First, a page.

Since these aren’t exactly the most famous of the show’s episodes, we’ll take a look at each one individually. First up is “The Galileo Seven,” the poster for which can be seen up top. Originally aired on January 5, 1967, “G7” is the sixteenth episode of the show’s first season. In it, a shuttlecraft crew including Spock, McCoy, Scotty, and four other specialists crash land a shuttle on a planet they were attempting to investigate. With the Enterprise itself needed to deliver medical supplies to a colony elsewhere ASAP, the shuttle crew is left to try and survive attacks by giant, spear-wielding natives and find a way to get the hell off that planet before they all die. Here’s what Ortiz had to say about the “Galileo Seven” print, via StarTrek.com.

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Two Star Trek Fans Filmed Themselves Break Into The Next Generation Set In 1988

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We’ve all seen news stories about criminals, vandals, or a group of kids who not only did something illegal, but were stupid enough to film themselves doing it. That’s never a good idea, because as we know in this day and age, nothing stays secret for long. The real geniuses out there post the videos online, you know, because they’re super smart. Those are the ones who are always the most shocked to get caught. Most of the time you’re glad these dumbasses filmed themselves, if only because it makes us feel good to laugh at morons. This new footage that has come to light, however, will make you glad these outlaws recorded themselves, not because of some smug sense of superiority, but because it’s totally awesome. What these Star Trek fans did in 1988 was break into the set of The Next Generation and film themselves din the process.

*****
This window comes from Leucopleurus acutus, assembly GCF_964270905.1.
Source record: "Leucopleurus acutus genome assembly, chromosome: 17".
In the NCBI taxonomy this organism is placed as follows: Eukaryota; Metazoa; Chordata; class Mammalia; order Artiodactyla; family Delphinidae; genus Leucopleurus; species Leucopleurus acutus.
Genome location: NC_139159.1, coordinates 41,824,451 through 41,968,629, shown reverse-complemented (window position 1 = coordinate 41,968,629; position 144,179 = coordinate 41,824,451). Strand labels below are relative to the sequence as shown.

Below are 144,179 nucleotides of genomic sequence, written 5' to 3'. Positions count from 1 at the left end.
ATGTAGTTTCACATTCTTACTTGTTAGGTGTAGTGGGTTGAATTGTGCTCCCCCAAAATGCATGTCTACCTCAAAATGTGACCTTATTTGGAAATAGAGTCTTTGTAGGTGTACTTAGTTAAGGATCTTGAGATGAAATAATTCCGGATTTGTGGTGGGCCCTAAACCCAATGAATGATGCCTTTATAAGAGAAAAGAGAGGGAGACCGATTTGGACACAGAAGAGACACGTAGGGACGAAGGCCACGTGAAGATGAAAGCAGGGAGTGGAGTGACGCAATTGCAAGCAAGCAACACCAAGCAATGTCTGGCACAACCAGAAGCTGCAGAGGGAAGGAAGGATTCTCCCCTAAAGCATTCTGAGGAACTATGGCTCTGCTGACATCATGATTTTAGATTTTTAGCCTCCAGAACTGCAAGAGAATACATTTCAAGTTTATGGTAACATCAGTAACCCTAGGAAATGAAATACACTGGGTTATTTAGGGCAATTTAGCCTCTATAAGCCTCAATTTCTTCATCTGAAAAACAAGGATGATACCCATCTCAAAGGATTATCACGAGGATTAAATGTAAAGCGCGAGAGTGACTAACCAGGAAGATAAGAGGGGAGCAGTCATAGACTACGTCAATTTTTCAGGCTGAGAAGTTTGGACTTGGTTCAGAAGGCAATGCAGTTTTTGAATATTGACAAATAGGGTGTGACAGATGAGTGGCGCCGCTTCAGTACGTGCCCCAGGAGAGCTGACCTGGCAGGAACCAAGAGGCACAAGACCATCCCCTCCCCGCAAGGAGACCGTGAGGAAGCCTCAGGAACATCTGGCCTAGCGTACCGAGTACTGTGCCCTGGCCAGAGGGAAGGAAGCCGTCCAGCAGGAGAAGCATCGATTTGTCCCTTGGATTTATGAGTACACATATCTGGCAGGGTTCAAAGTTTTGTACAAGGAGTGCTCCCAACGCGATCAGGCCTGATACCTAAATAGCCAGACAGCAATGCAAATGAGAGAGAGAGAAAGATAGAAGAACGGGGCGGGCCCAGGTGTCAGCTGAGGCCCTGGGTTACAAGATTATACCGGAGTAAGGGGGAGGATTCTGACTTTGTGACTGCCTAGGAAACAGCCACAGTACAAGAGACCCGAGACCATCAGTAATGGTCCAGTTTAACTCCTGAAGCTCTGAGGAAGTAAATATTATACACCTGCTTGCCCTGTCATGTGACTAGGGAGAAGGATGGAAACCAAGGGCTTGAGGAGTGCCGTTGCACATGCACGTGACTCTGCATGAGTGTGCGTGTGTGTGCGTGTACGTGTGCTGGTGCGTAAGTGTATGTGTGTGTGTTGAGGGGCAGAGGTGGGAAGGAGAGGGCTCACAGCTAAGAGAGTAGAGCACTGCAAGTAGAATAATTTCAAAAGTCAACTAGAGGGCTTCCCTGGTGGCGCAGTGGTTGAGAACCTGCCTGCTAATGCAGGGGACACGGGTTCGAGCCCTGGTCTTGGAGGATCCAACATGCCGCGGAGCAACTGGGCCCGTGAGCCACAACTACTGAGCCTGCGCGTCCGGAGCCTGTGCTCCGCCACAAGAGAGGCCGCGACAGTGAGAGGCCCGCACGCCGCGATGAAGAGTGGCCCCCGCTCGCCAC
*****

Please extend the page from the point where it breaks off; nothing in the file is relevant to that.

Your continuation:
On the night of March 10, 1988, at least two rabid Trek fans found their way onto the TNG set on the Paramount Studios lot after hours. Talk about kids in a candy store. Haven’t we all fantasized about wandering around the sets for one of our favorite shows or movies, twisting knobs, sitting in chairs, knocking over a sickbay bed?

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Star Trek Gets A Blooper Trailer And A Power Rangers Makeover

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Exploring the final frontier is stressful, man. If you’re not battling bald, pissed-off Romulans then you’re fighting a whitewashed version of your greatest foe or battling lizard people in a horrible video game. It’s no wonder James Kirk beds everything in sight; that guy needs to unwind. After all, too much stress might — to borrow a phrase from Babylon 5 — make you go “space happy.” Well, I’m no medical doctor, and Bones isn’t returning any of my calls, but if I had to guess what “space happy” looks like, I think the video above might be a pretty accurate representation.

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New Outlander Photo, Plus Ron Moore Talks Star Trek, Star Wars, And More

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OutlanderTonight sci-fi veteran Ronald D. Moore makes his long-awaited return to the small screen with his Antarctic outbreak story Helix on Syfy. But that’s apparently not enough to fill his time, because he also has an adaptation of Diana Gabaldon’s Outlander novels for Starz, which will premiere later this year. A time-jumping multi-period piece, there is a new old-timey Outlander photo for us to peruse. Moore has been busy on the promotional trail, hawking his wares, and has taken the time to talk about everything from his own shows, to Star Wars, Star Trek, and even Game of Thrones.

The story of Outlander follows a married 1940s combat nurse named Claire (Caitriona Balfe). On vacation with her husband (Tobias Menzies) in Scotland, she manages to tumble through some kind of portal into the 18th century. There she falls in love with a young warrior bro, played by Sam Heughan. As you can see, this photograph, which appeared in EW, is definitely from Claire’s pre-time travel days. She’s just hanging out in a field, having an awesome car with running boards, though I feel like having a convertible in Scotland has many of the same drawbacks as owning a similar automobile in Seattle. In the accompanying interview, Moore discusses what drew him to the project.